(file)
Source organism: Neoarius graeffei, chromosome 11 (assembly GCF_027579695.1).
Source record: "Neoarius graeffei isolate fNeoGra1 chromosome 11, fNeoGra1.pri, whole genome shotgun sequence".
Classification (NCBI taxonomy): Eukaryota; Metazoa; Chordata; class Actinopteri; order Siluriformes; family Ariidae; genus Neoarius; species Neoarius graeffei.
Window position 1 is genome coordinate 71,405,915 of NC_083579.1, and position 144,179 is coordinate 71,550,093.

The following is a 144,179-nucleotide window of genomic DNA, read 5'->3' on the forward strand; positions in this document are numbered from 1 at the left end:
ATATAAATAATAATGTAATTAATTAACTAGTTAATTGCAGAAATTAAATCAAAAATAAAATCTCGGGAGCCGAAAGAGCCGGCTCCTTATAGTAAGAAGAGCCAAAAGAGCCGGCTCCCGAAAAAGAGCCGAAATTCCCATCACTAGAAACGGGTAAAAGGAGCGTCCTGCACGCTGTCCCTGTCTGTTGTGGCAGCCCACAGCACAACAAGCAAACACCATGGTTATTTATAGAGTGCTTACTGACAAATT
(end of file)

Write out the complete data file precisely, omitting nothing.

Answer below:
Source organism: Neoarius graeffei, chromosome 11 (assembly GCF_027579695.1).
Source record: "Neoarius graeffei isolate fNeoGra1 chromosome 11, fNeoGra1.pri, whole genome shotgun sequence".
Classification (NCBI taxonomy): Eukaryota; Metazoa; Chordata; class Actinopteri; order Siluriformes; family Ariidae; genus Neoarius; species Neoarius graeffei.
Window position 1 is genome coordinate 71,405,915 of NC_083579.1, and position 144,179 is coordinate 71,550,093.

The following is a 144,179-nucleotide window of genomic DNA, read 5'->3' on the forward strand; positions in this document are numbered from 1 at the left end:
ATATAAATAATAATGTAATTAATTAACTAGTTAATTGCAGAAATTAAATCAAAAATAAAATCTCGGGAGCCGAAAGAGCCGGCTCCTTATAGTAAGAAGAGCCAAAAGAGCCGGCTCCCGAAAAAGAGCCGAAATTCCCATCACTAGAAACGGGTAAAAGGAGCGTCCTGCACGCTGTCCCTGTCTGTTGTGGCAGCCCACAGCACAACAAGCAAACACCATGGTTATTTATAGAGTGCTTACTGACAAATT